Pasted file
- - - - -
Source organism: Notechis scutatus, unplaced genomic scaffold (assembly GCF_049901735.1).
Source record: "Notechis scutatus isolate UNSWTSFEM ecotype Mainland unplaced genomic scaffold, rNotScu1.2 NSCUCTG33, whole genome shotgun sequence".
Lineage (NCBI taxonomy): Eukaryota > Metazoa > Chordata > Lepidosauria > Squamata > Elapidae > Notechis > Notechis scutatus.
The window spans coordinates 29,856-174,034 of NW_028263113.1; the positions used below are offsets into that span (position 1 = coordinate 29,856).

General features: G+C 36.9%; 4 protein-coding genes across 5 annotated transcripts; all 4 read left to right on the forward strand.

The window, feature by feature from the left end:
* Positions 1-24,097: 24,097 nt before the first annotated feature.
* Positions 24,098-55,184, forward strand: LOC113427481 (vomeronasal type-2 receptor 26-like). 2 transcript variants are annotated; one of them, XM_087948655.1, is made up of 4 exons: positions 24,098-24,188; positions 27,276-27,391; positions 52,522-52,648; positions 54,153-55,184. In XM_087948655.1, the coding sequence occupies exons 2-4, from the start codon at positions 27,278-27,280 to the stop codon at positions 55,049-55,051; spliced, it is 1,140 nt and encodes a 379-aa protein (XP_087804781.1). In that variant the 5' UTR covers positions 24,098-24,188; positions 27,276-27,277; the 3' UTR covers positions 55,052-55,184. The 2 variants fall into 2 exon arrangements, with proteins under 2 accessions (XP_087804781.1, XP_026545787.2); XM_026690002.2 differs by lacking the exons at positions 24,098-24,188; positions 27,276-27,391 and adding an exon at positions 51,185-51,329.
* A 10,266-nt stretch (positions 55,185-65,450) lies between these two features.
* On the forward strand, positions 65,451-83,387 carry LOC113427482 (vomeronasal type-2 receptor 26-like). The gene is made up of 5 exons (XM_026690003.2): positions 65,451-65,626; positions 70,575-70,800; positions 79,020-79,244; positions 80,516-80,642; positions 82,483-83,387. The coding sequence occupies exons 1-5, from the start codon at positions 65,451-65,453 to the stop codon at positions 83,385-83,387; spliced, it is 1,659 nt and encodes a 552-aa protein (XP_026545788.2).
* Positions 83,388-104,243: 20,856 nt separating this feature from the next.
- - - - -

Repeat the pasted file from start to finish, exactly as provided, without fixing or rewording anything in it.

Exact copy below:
Source organism: Notechis scutatus, unplaced genomic scaffold (assembly GCF_049901735.1).
Source record: "Notechis scutatus isolate UNSWTSFEM ecotype Mainland unplaced genomic scaffold, rNotScu1.2 NSCUCTG33, whole genome shotgun sequence".
Lineage (NCBI taxonomy): Eukaryota > Metazoa > Chordata > Lepidosauria > Squamata > Elapidae > Notechis > Notechis scutatus.
The window spans coordinates 29,856-174,034 of NW_028263113.1; the positions used below are offsets into that span (position 1 = coordinate 29,856).

General features: G+C 36.9%; 4 protein-coding genes across 5 annotated transcripts; all 4 read left to right on the forward strand.

The window, feature by feature from the left end:
* Positions 1-24,097: 24,097 nt before the first annotated feature.
* Positions 24,098-55,184, forward strand: LOC113427481 (vomeronasal type-2 receptor 26-like). 2 transcript variants are annotated; one of them, XM_087948655.1, is made up of 4 exons: positions 24,098-24,188; positions 27,276-27,391; positions 52,522-52,648; positions 54,153-55,184. In XM_087948655.1, the coding sequence occupies exons 2-4, from the start codon at positions 27,278-27,280 to the stop codon at positions 55,049-55,051; spliced, it is 1,140 nt and encodes a 379-aa protein (XP_087804781.1). In that variant the 5' UTR covers positions 24,098-24,188; positions 27,276-27,277; the 3' UTR covers positions 55,052-55,184. The 2 variants fall into 2 exon arrangements, with proteins under 2 accessions (XP_087804781.1, XP_026545787.2); XM_026690002.2 differs by lacking the exons at positions 24,098-24,188; positions 27,276-27,391 and adding an exon at positions 51,185-51,329.
* A 10,266-nt stretch (positions 55,185-65,450) lies between these two features.
* On the forward strand, positions 65,451-83,387 carry LOC113427482 (vomeronasal type-2 receptor 26-like). The gene is made up of 5 exons (XM_026690003.2): positions 65,451-65,626; positions 70,575-70,800; positions 79,020-79,244; positions 80,516-80,642; positions 82,483-83,387. The coding sequence occupies exons 1-5, from the start codon at positions 65,451-65,453 to the stop codon at positions 83,385-83,387; spliced, it is 1,659 nt and encodes a 552-aa protein (XP_026545788.2).
* Positions 83,388-104,243: 20,856 nt separating this feature from the next.